A fleeting follow-up to the previous post:
Lilian Vaux MacKinnon earned a English B.A. (Honours) at Queen's, though I don't see much evidence of this in Miriam of Queen's. What the university's website describes as a "critical success" received a mixed bag of reviews. The harshest appraisal comes from an anonymous critic in the December 1921 edition of Canadian Bookman:
The book gives one the idea that Mrs. MacKinnon enjoyed her student life under "Geordie" Grant to the full, and wants to enable others to see it as she did, but is handicapped in her effort by a desire to stick to literal facts. It is somewhat as if one were to attempt to describe the life of a great university by reproducing a sophomore's diary.There's more, of course, but I've chosen these words because they touch on the autobiographical nature of the novel. It's this reading of Miriam of Queen's – as a roman à clef – that brought the most positive reviews, like this one in The Ottawa Citizen:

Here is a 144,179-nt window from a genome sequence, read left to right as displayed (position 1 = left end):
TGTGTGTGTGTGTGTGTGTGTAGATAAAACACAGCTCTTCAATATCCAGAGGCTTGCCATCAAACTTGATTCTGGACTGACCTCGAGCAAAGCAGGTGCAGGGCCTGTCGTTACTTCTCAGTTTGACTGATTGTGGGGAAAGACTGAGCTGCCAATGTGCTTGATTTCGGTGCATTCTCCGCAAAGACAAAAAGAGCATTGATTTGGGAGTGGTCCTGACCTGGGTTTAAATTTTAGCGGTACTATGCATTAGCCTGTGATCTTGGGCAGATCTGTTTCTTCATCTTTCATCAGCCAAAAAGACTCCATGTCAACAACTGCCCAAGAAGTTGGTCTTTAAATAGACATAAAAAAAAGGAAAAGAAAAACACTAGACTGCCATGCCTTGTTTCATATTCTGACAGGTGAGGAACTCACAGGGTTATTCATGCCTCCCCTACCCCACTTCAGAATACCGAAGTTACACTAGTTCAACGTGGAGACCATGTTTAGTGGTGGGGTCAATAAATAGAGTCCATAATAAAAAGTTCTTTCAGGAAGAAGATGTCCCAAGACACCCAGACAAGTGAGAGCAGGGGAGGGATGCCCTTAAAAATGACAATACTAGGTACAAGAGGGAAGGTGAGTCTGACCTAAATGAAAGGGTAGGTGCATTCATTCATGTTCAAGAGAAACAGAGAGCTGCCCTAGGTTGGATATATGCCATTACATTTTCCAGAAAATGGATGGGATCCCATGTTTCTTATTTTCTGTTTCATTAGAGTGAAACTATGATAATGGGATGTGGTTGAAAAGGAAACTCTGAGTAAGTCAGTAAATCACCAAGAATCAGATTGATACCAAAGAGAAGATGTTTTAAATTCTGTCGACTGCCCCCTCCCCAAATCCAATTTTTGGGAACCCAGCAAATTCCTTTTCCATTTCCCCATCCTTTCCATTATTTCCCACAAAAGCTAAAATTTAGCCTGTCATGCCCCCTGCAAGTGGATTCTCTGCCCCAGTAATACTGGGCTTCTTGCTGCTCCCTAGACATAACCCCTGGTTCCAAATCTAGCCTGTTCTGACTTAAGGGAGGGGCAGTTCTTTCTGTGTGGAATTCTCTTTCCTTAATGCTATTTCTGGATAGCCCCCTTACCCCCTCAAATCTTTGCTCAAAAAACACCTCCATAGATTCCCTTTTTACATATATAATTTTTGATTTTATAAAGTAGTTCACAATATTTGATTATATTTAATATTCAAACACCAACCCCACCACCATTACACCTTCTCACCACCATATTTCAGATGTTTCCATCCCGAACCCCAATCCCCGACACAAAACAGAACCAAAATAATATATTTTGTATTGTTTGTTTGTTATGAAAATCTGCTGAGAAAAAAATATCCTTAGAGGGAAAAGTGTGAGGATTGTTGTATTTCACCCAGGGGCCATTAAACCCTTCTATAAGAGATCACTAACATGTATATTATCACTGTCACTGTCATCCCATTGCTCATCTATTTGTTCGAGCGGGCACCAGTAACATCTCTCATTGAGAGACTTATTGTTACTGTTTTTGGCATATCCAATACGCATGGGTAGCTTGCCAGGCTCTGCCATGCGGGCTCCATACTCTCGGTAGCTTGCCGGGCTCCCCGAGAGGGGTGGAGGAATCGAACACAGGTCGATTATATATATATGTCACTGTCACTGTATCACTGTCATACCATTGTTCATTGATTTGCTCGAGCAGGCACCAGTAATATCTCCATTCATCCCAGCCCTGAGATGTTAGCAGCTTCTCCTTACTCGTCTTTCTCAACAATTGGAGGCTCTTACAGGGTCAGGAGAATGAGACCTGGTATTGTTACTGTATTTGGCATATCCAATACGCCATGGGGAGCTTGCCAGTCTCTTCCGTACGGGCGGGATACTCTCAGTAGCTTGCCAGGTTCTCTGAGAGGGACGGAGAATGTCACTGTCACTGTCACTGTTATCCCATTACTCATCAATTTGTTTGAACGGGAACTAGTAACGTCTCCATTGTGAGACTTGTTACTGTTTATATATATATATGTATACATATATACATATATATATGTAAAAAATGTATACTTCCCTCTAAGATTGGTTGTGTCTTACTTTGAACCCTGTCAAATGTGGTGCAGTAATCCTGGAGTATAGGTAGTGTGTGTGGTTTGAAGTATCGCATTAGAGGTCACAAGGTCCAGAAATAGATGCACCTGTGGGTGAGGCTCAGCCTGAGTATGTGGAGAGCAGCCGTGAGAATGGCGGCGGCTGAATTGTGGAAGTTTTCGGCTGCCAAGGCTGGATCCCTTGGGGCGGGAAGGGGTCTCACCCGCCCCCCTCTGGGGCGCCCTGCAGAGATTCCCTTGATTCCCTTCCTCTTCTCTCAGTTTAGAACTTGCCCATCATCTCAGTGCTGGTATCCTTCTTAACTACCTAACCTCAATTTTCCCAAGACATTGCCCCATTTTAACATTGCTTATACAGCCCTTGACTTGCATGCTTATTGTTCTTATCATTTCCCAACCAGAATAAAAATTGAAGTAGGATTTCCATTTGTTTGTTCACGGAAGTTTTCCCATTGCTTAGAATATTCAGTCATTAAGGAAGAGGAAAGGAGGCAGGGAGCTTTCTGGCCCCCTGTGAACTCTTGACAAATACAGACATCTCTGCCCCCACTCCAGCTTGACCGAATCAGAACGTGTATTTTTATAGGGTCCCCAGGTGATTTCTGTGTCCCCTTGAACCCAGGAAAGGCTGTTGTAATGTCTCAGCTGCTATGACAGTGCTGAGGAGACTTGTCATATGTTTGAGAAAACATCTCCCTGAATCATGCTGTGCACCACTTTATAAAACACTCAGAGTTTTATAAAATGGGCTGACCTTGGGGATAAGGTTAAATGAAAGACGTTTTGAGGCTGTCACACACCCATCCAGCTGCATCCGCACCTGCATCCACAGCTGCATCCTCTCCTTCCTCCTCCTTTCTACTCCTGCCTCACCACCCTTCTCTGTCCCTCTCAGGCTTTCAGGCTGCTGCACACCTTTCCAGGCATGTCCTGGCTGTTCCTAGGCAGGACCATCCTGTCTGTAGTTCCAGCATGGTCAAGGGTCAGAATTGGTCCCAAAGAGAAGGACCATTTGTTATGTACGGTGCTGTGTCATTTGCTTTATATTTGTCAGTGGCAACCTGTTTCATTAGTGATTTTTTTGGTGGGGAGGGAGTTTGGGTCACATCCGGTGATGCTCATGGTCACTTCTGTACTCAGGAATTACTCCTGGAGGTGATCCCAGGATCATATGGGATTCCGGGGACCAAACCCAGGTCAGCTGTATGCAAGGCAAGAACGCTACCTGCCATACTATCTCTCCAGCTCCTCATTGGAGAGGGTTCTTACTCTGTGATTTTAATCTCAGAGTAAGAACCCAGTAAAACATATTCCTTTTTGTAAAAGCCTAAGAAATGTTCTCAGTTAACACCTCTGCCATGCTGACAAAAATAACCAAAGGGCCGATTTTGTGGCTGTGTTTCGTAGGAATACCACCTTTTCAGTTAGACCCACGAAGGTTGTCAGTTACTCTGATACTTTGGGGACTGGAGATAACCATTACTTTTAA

Many of the characters in "Miriam of Queen's" will be recognized. There is for instance her father, a good civil servant. "Roderick Campbell had been in the government employ in increasingly responsible positions since he had moved to Ottawa from the Island of Cape Breton. Highly esteemed, reserved to the point of austerity, a scholarly man, books were his favorite pastime." The Campbell's lived "in a substantial brick house set among the trees" in the Capital.Like Miriam, Lilian Vaux MacKinnon called Ottawa home, and like her heroine she travelled widely. The Citizen review describes Marion of Queen's as being "almost Dominion-wide in its scope, the scenes extending from the countryside to Cape Breton to the cities of eastern, middle and western Canada."
And so I'm left shaking my head over this:
|Canadian Bookman, June 1922|